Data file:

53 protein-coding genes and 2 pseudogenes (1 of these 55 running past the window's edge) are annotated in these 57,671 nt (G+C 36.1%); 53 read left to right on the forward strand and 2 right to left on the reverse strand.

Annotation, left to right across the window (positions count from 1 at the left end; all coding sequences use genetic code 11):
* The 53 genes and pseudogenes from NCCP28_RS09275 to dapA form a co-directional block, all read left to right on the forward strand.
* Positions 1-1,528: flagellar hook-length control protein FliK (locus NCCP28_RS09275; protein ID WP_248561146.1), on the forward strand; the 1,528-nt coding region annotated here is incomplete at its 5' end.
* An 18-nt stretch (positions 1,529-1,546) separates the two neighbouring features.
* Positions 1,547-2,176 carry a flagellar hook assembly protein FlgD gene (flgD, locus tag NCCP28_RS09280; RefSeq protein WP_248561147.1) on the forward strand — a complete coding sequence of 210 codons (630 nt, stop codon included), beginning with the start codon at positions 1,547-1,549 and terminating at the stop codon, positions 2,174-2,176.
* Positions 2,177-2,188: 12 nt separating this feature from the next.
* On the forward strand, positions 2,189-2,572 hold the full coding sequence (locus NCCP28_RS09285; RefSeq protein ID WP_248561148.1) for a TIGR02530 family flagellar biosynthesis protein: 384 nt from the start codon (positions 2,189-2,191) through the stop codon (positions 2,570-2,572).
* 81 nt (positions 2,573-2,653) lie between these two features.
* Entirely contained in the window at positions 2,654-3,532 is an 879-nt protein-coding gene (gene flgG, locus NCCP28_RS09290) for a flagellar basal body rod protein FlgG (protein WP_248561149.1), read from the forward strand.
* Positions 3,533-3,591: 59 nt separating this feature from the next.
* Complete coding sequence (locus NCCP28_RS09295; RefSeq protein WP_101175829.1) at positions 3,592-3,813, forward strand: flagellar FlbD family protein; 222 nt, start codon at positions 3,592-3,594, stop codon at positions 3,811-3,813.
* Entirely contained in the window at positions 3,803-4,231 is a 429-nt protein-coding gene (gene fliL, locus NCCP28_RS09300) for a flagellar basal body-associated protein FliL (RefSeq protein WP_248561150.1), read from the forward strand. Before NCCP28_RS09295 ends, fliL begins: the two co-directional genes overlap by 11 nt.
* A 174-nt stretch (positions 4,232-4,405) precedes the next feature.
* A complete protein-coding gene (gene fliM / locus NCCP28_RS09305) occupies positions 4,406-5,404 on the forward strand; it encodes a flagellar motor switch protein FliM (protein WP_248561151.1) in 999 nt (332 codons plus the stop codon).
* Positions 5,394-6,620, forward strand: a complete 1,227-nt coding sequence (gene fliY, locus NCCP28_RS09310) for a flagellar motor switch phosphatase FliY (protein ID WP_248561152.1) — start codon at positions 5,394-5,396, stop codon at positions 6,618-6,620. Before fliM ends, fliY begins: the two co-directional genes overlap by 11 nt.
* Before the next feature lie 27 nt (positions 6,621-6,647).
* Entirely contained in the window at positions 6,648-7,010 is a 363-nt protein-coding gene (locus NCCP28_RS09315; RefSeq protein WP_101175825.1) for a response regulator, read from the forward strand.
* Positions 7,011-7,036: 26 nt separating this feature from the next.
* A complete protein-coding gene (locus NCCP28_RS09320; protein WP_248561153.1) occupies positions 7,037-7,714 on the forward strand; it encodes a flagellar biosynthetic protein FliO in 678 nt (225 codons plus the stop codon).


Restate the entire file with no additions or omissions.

53 protein-coding genes and 2 pseudogenes (1 of these 55 running past the window's edge) are annotated in these 57,671 nt (G+C 36.1%); 53 read left to right on the forward strand and 2 right to left on the reverse strand.

Annotation, left to right across the window (positions count from 1 at the left end; all coding sequences use genetic code 11):
* The 53 genes and pseudogenes from NCCP28_RS09275 to dapA form a co-directional block, all read left to right on the forward strand.
* Positions 1-1,528: flagellar hook-length control protein FliK (locus NCCP28_RS09275; protein ID WP_248561146.1), on the forward strand; the 1,528-nt coding region annotated here is incomplete at its 5' end.
* An 18-nt stretch (positions 1,529-1,546) separates the two neighbouring features.
* Positions 1,547-2,176 carry a flagellar hook assembly protein FlgD gene (flgD, locus tag NCCP28_RS09280; RefSeq protein WP_248561147.1) on the forward strand — a complete coding sequence of 210 codons (630 nt, stop codon included), beginning with the start codon at positions 1,547-1,549 and terminating at the stop codon, positions 2,174-2,176.
* Positions 2,177-2,188: 12 nt separating this feature from the next.
* On the forward strand, positions 2,189-2,572 hold the full coding sequence (locus NCCP28_RS09285; RefSeq protein ID WP_248561148.1) for a TIGR02530 family flagellar biosynthesis protein: 384 nt from the start codon (positions 2,189-2,191) through the stop codon (positions 2,570-2,572).
* 81 nt (positions 2,573-2,653) lie between these two features.
* Entirely contained in the window at positions 2,654-3,532 is an 879-nt protein-coding gene (gene flgG, locus NCCP28_RS09290) for a flagellar basal body rod protein FlgG (protein WP_248561149.1), read from the forward strand.
* Positions 3,533-3,591: 59 nt separating this feature from the next.
* Complete coding sequence (locus NCCP28_RS09295; RefSeq protein WP_101175829.1) at positions 3,592-3,813, forward strand: flagellar FlbD family protein; 222 nt, start codon at positions 3,592-3,594, stop codon at positions 3,811-3,813.
* Entirely contained in the window at positions 3,803-4,231 is a 429-nt protein-coding gene (gene fliL, locus NCCP28_RS09300) for a flagellar basal body-associated protein FliL (RefSeq protein WP_248561150.1), read from the forward strand. Before NCCP28_RS09295 ends, fliL begins: the two co-directional genes overlap by 11 nt.
* A 174-nt stretch (positions 4,232-4,405) precedes the next feature.
* A complete protein-coding gene (gene fliM / locus NCCP28_RS09305) occupies positions 4,406-5,404 on the forward strand; it encodes a flagellar motor switch protein FliM (protein WP_248561151.1) in 999 nt (332 codons plus the stop codon).
* Positions 5,394-6,620, forward strand: a complete 1,227-nt coding sequence (gene fliY, locus NCCP28_RS09310) for a flagellar motor switch phosphatase FliY (protein ID WP_248561152.1) — start codon at positions 5,394-5,396, stop codon at positions 6,618-6,620. Before fliM ends, fliY begins: the two co-directional genes overlap by 11 nt.
* Before the next feature lie 27 nt (positions 6,621-6,647).
* Entirely contained in the window at positions 6,648-7,010 is a 363-nt protein-coding gene (locus NCCP28_RS09315; RefSeq protein WP_101175825.1) for a response regulator, read from the forward strand.
* Positions 7,011-7,036: 26 nt separating this feature from the next.
* A complete protein-coding gene (locus NCCP28_RS09320; protein WP_248561153.1) occupies positions 7,037-7,714 on the forward strand; it encodes a flagellar biosynthetic protein FliO in 678 nt (225 codons plus the stop codon).